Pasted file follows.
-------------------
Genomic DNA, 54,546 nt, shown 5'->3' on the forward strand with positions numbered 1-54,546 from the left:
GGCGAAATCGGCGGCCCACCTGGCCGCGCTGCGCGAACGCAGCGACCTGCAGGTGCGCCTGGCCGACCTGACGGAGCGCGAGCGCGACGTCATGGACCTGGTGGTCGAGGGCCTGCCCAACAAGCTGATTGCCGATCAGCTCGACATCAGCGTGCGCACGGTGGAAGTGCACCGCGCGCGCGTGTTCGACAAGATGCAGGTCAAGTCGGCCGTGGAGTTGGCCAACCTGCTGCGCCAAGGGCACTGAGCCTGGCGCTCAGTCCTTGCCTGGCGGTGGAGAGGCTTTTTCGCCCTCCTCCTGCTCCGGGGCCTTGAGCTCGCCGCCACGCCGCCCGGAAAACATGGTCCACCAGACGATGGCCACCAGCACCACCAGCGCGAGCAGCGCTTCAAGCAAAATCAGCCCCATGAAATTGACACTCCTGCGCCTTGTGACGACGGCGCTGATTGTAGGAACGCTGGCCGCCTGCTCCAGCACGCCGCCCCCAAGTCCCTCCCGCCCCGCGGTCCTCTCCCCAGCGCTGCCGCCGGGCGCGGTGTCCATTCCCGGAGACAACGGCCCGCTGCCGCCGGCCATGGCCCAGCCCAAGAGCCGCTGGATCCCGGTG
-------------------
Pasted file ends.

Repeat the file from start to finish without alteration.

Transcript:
Genomic DNA, 54,546 nt, shown 5'->3' on the forward strand with positions numbered 1-54,546 from the left:
GGCGAAATCGGCGGCCCACCTGGCCGCGCTGCGCGAACGCAGCGACCTGCAGGTGCGCCTGGCCGACCTGACGGAGCGCGAGCGCGACGTCATGGACCTGGTGGTCGAGGGCCTGCCCAACAAGCTGATTGCCGATCAGCTCGACATCAGCGTGCGCACGGTGGAAGTGCACCGCGCGCGCGTGTTCGACAAGATGCAGGTCAAGTCGGCCGTGGAGTTGGCCAACCTGCTGCGCCAAGGGCACTGAGCCTGGCGCTCAGTCCTTGCCTGGCGGTGGAGAGGCTTTTTCGCCCTCCTCCTGCTCCGGGGCCTTGAGCTCGCCGCCACGCCGCCCGGAAAACATGGTCCACCAGACGATGGCCACCAGCACCACCAGCGCGAGCAGCGCTTCAAGCAAAATCAGCCCCATGAAATTGACACTCCTGCGCCTTGTGACGACGGCGCTGATTGTAGGAACGCTGGCCGCCTGCTCCAGCACGCCGCCCCCAAGTCCCTCCCGCCCCGCGGTCCTCTCCCCAGCGCTGCCGCCGGGCGCGGTGTCCATTCCCGGAGACAACGGCCCGCTGCCGCCGGCCATGGCCCAGCCCAAGAGCCGCTGGATCCCGGTG